How To Make Your Medical Deductions Solid As A Rock

Medical deductions are the least useful of all deductions you can take as itemized deductions because they have a 10% of AGI limitation before they become deductible.  Medical may help on your state return even if it isn’t useful on the federal.  In AL the AGI limit is 4% for 2015.  However, some people will still benefit because of the new out of pocket limits made standard by the NOT SO ACA.  Most folks keep up with checks, or prescription receipts, Dr receipts and so on.  That is a good idea but here is a secret.  Auditors prefer the annual print outs that are available from your pharmacy or health care providers.  I personally think it is more laziness than anything else on the auditors part but it doesn’t really matter.  Those reports make their job quick fast and in a hurry and when you are being audited that is a good thing.  So get the reports and log your medical miles too http://www.tmicpa.com/mileage/.  One other thing to consider to maximize this deduction is bunching your medical expenses into a single year when possible.

Take The Money Unless the Cost is Over 101%

I know the headline sounds a little crazy but let me set the stage for you.  I had a client today that had a couple of 1099’s he received from a manufacturer of a product he sells.  He had rightly reasoned that regardless of the tax he had pay on the money he was money to the good.  Here is where the story takes a strange turn.  A peer of his had the same opportunity to receive the same type of incentive but had chosen not to take the extra money due to the tax implications.  Worse yet, his taxpreparer had told him it was a waste of time to take the money because of the taxes it was costing him.  My client had a great analogy on taking the money.  If I give you a $100 and then you have to give me $50 in return will you take the money or consider it a waste of time?  I am glad to know that my client was smart enough to grasp the concept.  I am embarrassed that anyone giving out that kind of advice can somehow find enough client’s to stay in business.  If you have received this kind of advice come on over to the light.  I am here and ready to help you keep more of what you earn.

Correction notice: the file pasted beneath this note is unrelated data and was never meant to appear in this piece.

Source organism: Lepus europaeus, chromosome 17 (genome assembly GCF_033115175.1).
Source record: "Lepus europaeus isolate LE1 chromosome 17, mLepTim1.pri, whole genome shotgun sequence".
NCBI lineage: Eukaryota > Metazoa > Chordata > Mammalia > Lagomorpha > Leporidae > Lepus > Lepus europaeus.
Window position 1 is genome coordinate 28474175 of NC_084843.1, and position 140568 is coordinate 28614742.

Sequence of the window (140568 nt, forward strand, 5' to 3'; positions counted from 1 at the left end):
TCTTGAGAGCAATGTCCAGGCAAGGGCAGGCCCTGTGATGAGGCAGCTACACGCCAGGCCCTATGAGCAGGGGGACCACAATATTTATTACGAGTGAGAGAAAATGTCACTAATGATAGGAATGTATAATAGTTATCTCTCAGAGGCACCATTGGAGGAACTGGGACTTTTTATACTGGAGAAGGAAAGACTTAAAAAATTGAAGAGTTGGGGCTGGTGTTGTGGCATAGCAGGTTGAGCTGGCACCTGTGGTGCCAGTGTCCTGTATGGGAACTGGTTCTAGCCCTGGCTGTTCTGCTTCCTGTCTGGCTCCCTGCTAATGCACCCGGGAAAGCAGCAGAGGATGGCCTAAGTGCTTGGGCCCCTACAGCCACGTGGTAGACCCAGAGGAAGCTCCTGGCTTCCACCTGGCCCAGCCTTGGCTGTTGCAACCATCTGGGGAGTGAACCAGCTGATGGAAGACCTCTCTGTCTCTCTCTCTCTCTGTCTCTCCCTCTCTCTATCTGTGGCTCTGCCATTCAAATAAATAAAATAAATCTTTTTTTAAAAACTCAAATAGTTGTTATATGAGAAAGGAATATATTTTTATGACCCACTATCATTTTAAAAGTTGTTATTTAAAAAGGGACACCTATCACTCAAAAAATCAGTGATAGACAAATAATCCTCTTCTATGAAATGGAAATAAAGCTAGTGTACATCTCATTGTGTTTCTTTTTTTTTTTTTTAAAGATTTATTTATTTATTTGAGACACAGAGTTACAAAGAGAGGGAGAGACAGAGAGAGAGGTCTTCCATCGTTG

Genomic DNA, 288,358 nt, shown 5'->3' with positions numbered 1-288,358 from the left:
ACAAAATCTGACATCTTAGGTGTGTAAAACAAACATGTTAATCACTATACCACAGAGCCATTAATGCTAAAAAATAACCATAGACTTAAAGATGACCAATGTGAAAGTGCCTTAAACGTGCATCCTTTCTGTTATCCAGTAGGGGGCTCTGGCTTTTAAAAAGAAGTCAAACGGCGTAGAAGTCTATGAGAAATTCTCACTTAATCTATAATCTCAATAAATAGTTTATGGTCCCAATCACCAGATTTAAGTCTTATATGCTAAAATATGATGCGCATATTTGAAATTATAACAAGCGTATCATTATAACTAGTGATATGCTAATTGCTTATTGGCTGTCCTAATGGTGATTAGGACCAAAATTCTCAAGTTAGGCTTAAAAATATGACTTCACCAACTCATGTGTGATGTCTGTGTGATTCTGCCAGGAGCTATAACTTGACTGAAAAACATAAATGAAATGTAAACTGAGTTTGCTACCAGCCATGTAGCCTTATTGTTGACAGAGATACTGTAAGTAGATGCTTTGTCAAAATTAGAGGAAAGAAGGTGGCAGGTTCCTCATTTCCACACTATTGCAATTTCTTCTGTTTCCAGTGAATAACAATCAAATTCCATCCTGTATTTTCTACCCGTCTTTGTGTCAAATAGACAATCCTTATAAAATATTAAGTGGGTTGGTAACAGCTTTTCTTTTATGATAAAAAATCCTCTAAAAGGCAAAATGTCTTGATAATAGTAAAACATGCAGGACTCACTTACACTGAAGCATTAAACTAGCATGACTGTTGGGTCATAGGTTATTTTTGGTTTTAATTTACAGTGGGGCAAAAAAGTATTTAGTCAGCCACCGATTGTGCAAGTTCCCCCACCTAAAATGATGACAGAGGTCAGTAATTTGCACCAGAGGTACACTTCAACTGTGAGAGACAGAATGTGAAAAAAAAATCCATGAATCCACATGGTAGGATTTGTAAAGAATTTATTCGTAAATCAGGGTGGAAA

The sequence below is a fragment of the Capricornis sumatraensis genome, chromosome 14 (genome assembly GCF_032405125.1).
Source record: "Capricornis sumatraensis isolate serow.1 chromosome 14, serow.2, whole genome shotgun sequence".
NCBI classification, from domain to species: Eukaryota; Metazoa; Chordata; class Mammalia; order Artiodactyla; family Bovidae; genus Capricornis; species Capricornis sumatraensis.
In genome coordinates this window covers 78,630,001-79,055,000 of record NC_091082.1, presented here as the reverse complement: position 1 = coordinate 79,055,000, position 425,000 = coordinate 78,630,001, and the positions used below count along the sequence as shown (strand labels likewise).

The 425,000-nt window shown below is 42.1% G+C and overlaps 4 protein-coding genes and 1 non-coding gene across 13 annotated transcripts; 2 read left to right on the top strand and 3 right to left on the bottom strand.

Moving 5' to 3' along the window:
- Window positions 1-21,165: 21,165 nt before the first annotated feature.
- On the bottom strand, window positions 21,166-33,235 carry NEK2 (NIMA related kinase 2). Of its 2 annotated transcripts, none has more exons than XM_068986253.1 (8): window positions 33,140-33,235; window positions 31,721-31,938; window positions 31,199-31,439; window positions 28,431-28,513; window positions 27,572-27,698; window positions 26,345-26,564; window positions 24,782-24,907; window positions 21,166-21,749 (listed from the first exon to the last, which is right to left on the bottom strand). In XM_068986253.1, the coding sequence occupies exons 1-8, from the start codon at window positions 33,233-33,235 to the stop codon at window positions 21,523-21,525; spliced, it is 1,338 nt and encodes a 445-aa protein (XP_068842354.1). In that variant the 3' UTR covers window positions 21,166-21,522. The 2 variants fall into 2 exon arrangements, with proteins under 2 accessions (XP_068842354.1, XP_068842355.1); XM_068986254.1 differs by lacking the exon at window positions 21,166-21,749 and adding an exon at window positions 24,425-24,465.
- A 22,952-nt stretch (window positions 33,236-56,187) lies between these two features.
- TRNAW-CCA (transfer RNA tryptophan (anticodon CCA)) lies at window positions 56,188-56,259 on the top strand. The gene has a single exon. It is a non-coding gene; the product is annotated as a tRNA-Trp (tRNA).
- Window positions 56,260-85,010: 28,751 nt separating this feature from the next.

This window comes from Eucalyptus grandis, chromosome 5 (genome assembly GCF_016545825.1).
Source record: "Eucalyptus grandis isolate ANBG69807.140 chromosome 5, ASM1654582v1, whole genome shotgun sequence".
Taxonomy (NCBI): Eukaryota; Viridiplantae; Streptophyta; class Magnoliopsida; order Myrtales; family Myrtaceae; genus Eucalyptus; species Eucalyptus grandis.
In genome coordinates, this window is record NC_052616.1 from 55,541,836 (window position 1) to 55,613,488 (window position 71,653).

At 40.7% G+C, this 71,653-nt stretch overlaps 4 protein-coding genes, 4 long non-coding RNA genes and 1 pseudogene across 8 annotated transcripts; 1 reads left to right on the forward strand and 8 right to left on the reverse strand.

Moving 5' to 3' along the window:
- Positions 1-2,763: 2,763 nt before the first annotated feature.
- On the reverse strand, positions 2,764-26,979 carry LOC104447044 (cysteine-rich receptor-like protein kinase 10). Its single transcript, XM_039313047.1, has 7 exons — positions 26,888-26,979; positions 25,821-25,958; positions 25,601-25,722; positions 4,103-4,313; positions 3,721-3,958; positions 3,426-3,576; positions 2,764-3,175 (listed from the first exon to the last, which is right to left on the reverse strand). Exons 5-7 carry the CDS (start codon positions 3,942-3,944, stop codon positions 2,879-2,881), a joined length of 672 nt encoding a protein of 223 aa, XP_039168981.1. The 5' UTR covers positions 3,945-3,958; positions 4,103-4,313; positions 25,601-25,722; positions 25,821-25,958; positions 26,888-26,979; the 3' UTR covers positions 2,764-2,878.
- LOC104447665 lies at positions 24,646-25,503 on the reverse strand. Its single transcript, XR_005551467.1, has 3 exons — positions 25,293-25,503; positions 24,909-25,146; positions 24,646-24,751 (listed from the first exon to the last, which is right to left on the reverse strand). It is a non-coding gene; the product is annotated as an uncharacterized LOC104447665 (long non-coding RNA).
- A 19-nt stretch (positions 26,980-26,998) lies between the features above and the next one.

Put Your Kids To Work in Your Business and Save Money!